JC: Public perception of what improv is. Sometimes people do know what it is, but they’ve seen bad improv, so they think they don’t like it.
MC: When we started, basically, improv was big in Chicago. So, here, Andrew and I were educating audience members. Then, we had to educate the corporate culture what improv was. Then we started teaching, so that was another step in the education process. Then, when we became a 501(c)(3), we suddenly realized we had to educate all of these potential donors about what improv was. We literally had a donor tell us, “We don’t think what you do is theater.” A lot of the public perception is that improv is stand-up comedy.
AM: We have one potential donor that refuses to fund us, the Paul Allen Foundation. Even though we fit perfectly into the description of what they fund: emerging art. And they literally have said to us, “We don’t fund improv.”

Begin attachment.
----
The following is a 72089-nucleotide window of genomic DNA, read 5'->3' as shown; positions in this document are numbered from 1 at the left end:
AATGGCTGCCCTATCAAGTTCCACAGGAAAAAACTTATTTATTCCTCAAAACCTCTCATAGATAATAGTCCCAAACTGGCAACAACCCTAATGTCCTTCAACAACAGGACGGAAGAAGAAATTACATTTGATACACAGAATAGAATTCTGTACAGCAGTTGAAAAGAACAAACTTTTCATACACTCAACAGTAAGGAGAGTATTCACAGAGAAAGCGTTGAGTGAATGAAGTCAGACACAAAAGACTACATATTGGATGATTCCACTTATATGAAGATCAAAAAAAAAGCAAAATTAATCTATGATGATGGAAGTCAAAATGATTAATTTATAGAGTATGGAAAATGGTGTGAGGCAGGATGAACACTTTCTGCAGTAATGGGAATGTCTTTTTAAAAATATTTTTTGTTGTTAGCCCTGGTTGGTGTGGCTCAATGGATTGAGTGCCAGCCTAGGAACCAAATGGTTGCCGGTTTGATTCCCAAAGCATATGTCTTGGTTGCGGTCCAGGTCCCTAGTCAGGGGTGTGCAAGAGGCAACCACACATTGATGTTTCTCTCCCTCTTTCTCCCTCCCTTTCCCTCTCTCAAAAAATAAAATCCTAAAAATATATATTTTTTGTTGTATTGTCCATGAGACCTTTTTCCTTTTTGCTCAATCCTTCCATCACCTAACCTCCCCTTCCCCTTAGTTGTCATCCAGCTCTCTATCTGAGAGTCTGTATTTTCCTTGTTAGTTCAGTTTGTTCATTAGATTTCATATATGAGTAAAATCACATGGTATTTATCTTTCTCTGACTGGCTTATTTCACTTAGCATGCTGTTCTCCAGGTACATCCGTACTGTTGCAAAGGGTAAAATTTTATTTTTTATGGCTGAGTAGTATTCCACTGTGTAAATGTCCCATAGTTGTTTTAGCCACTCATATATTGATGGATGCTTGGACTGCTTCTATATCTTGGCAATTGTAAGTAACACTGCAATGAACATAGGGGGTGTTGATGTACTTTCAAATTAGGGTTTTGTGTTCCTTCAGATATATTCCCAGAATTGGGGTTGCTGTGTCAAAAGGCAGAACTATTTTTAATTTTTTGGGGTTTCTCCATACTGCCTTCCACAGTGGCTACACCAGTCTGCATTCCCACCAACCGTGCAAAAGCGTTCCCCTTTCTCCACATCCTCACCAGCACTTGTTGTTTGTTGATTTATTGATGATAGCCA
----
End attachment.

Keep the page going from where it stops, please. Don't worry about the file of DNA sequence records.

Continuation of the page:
JC: Nobody does what we do. We launch six original unscripted plays a year. It’s really frustrating when you see other theater companies in town that get a big grant and a pat on the back because they launched a new play this season. Yet, we do that every two months [and have] for the last seven years.
MC: But I think that the perception is, in the theater world, that if there’s no written script, it’s just not taken as seriously.
AM: I think that what’s made us grow and led us to where we are over the last 20 years, is that the spirit of improv itself is the inventive spirit. We’re gonna take nothin’ and we’re gonna make something out of it. We’re gonna take a bunch of people who wanna do some stuff and we’re gonna make a thriving company out of it that can survive; that can have 30 actors and create new shows. And we’re gonna do it. It’s the ground floor, grass roots, theater movement, that will continue to grow and then becomes established. Much like the Seattle Rep that got placed here by the NEA [National Endowment for the Arts] back in the 1950s, we’re doing that ourselves now.